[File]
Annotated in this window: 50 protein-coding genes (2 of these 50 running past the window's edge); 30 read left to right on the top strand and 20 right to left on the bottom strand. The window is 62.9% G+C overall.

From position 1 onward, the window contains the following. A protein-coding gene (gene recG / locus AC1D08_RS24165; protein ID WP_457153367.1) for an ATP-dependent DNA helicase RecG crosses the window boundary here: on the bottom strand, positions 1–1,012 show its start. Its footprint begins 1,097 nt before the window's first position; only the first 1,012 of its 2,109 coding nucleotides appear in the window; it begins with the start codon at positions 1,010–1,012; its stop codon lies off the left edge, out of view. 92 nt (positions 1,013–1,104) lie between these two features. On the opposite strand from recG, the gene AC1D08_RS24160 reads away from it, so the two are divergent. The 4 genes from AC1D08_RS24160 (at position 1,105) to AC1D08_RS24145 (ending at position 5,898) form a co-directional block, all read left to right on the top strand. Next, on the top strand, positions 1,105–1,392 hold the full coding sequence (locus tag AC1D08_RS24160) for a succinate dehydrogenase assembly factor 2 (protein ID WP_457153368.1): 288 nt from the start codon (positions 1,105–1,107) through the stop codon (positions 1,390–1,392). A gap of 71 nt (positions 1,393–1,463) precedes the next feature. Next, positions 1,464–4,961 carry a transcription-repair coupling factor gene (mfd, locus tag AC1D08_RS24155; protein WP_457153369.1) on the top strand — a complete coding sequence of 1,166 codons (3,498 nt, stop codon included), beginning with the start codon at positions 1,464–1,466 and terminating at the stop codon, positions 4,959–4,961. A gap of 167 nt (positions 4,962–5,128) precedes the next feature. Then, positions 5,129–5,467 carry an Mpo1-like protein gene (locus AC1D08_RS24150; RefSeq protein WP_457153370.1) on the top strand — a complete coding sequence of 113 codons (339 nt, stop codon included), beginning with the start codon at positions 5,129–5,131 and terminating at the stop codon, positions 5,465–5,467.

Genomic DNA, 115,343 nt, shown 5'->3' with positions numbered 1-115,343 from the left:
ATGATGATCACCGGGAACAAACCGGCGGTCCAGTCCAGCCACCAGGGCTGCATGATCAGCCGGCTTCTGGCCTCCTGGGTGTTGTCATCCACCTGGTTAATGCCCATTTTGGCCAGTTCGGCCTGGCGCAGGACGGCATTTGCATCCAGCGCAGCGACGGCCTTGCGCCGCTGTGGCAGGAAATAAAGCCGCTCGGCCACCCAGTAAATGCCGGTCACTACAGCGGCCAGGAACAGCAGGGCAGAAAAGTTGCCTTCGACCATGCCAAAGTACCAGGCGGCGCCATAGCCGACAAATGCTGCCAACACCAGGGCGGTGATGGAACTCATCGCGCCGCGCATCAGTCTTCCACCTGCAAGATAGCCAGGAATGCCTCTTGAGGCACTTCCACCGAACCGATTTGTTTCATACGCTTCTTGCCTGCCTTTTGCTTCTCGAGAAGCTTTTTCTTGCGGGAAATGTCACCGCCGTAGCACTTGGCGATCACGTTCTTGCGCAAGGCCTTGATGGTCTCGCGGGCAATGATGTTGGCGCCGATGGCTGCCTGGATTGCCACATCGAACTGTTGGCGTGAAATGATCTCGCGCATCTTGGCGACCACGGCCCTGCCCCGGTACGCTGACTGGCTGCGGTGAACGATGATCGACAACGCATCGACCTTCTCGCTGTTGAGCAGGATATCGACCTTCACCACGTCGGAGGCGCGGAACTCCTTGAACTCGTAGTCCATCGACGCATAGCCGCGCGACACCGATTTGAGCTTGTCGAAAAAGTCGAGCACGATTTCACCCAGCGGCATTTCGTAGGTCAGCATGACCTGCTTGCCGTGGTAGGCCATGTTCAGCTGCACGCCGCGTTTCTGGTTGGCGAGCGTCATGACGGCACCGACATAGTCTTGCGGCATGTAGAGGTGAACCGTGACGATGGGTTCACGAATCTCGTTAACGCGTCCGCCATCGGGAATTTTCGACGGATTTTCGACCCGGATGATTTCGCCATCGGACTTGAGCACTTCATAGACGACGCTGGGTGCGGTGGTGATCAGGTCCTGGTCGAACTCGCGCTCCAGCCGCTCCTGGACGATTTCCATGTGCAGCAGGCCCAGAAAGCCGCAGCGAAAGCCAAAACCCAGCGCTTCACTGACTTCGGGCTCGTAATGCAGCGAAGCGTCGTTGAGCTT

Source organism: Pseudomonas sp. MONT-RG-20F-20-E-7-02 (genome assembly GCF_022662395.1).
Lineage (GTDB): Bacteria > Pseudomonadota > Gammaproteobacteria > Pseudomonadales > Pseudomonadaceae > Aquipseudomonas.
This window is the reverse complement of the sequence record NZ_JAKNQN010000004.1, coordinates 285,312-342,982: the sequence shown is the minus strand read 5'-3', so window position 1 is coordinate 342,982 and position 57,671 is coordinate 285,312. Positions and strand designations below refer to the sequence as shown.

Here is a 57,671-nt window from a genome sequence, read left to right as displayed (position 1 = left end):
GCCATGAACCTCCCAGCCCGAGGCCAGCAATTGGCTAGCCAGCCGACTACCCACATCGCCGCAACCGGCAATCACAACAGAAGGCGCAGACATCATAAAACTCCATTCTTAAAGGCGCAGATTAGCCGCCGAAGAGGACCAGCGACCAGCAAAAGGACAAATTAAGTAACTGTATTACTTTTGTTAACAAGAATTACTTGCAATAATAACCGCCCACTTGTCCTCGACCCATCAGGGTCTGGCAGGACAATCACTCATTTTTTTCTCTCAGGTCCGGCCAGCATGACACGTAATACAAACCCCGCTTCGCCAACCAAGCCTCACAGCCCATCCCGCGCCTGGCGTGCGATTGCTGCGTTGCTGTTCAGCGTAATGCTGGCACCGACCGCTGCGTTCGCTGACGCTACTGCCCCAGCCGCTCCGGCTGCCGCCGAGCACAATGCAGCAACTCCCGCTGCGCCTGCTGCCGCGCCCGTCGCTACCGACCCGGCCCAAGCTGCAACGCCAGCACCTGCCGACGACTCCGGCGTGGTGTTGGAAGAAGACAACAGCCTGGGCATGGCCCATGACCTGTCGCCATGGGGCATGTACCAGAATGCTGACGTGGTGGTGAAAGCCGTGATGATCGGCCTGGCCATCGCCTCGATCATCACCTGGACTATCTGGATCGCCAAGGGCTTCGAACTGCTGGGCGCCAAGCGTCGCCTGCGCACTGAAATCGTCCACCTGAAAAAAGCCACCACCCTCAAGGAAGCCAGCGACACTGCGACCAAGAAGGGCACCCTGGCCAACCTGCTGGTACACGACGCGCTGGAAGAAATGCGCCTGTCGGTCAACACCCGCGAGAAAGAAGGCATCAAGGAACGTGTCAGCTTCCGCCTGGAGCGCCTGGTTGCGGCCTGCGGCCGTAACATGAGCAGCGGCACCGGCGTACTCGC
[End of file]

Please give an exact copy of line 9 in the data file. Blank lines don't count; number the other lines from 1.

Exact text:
GCCATGAACCTCCCAGCCCGAGGCCAGCAATTGGCTAGCCAGCCGACTACCCACATCGCCGCAACCGGCAATCACAACAGAAGGCGCAGACATCATAAAACTCCATTCTTAAAGGCGCAGATTAGCCGCCGAAGAGGACCAGCGACCAGCAAAAGGACAAATTAAGTAACTGTATTACTTTTGTTAACAAGAATTACTTGCAATAATAACCGCCCACTTGTCCTCGACCCATCAGGGTCTGGCAGGACAATCACTCATTTTTTTCTCTCAGGTCCGGCCAGCATGACACGTAATACAAACCCCGCTTCGCCAACCAAGCCTCACAGCCCATCCCGCGCCTGGCGTGCGATTGCTGCGTTGCTGTTCAGCGTAATGCTGGCACCGACCGCTGCGTTCGCTGACGCTACTGCCCCAGCCGCTCCGGCTGCCGCCGAGCACAATGCAGCAACTCCCGCTGCGCCTGCTGCCGCGCCCGTCGCTACCGACCCGGCCCAAGCTGCAACGCCAGCACCTGCCGACGACTCCGGCGTGGTGTTGGAAGAAGACAACAGCCTGGGCATGGCCCATGACCTGTCGCCATGGGGCATGTACCAGAATGCTGACGTGGTGGTGAAAGCCGTGATGATCGGCCTGGCCATCGCCTCGATCATCACCTGGACTATCTGGATCGCCAAGGGCTTCGAACTGCTGGGCGCCAAGCGTCGCCTGCGCACTGAAATCGTCCACCTGAAAAAAGCCACCACCCTCAAGGAAGCCAGCGACACTGCGACCAAGAAGGGCACCCTGGCCAACCTGCTGGTACACGACGCGCTGGAAGAAATGCGCCTGTCGGTCAACACCCGCGAGAAAGAAGGCATCAAGGAACGTGTCAGCTTCCGCCTGGAGCGCCTGGTTGCGGCCTGCGGCCGTAACATGAGCAGCGGCACCGGCGTACTCGC